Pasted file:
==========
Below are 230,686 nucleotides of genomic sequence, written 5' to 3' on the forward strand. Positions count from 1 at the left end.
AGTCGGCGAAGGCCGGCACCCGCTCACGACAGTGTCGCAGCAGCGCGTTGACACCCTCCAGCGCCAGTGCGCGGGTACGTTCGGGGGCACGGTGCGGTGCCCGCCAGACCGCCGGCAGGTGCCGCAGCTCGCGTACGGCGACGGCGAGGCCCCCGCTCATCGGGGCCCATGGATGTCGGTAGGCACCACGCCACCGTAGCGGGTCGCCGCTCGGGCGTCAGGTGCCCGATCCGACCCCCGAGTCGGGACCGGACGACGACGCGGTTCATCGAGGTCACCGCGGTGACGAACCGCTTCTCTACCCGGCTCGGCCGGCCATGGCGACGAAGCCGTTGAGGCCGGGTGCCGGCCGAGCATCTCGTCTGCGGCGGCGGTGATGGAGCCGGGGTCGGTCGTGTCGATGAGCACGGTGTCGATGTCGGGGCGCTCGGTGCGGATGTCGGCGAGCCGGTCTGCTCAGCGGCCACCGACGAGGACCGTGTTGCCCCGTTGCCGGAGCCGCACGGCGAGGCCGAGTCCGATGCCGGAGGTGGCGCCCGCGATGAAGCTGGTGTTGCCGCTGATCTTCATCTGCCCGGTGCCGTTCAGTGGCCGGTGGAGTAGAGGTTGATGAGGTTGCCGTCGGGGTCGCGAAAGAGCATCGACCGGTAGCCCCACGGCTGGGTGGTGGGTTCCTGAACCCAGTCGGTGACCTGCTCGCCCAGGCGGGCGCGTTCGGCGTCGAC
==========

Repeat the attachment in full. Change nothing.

Below are 230,686 nucleotides of genomic sequence, written 5' to 3' on the forward strand. Positions count from 1 at the left end.
AGTCGGCGAAGGCCGGCACCCGCTCACGACAGTGTCGCAGCAGCGCGTTGACACCCTCCAGCGCCAGTGCGCGGGTACGTTCGGGGGCACGGTGCGGTGCCCGCCAGACCGCCGGCAGGTGCCGCAGCTCGCGTACGGCGACGGCGAGGCCCCCGCTCATCGGGGCCCATGGATGTCGGTAGGCACCACGCCACCGTAGCGGGTCGCCGCTCGGGCGTCAGGTGCCCGATCCGACCCCCGAGTCGGGACCGGACGACGACGCGGTTCATCGAGGTCACCGCGGTGACGAACCGCTTCTCTACCCGGCTCGGCCGGCCATGGCGACGAAGCCGTTGAGGCCGGGTGCCGGCCGAGCATCTCGTCTGCGGCGGCGGTGATGGAGCCGGGGTCGGTCGTGTCGATGAGCACGGTGTCGATGTCGGGGCGCTCGGTGCGGATGTCGGCGAGCCGGTCTGCTCAGCGGCCACCGACGAGGACCGTGTTGCCCCGTTGCCGGAGCCGCACGGCGAGGCCGAGTCCGATGCCGGAGGTGGCGCCCGCGATGAAGCTGGTGTTGCCGCTGATCTTCATCTGCCCGGTGCCGTTCAGTGGCCGGTGGAGTAGAGGTTGATGAGGTTGCCGTCGGGGTCGCGAAAGAGCATCGACCGGTAGCCCCACGGCTGGGTGGTGGGTTCCTGAACCCAGTCGGTGACCTGCTCGCCCAGGCGGGCGCGTTCGGCGTCGAC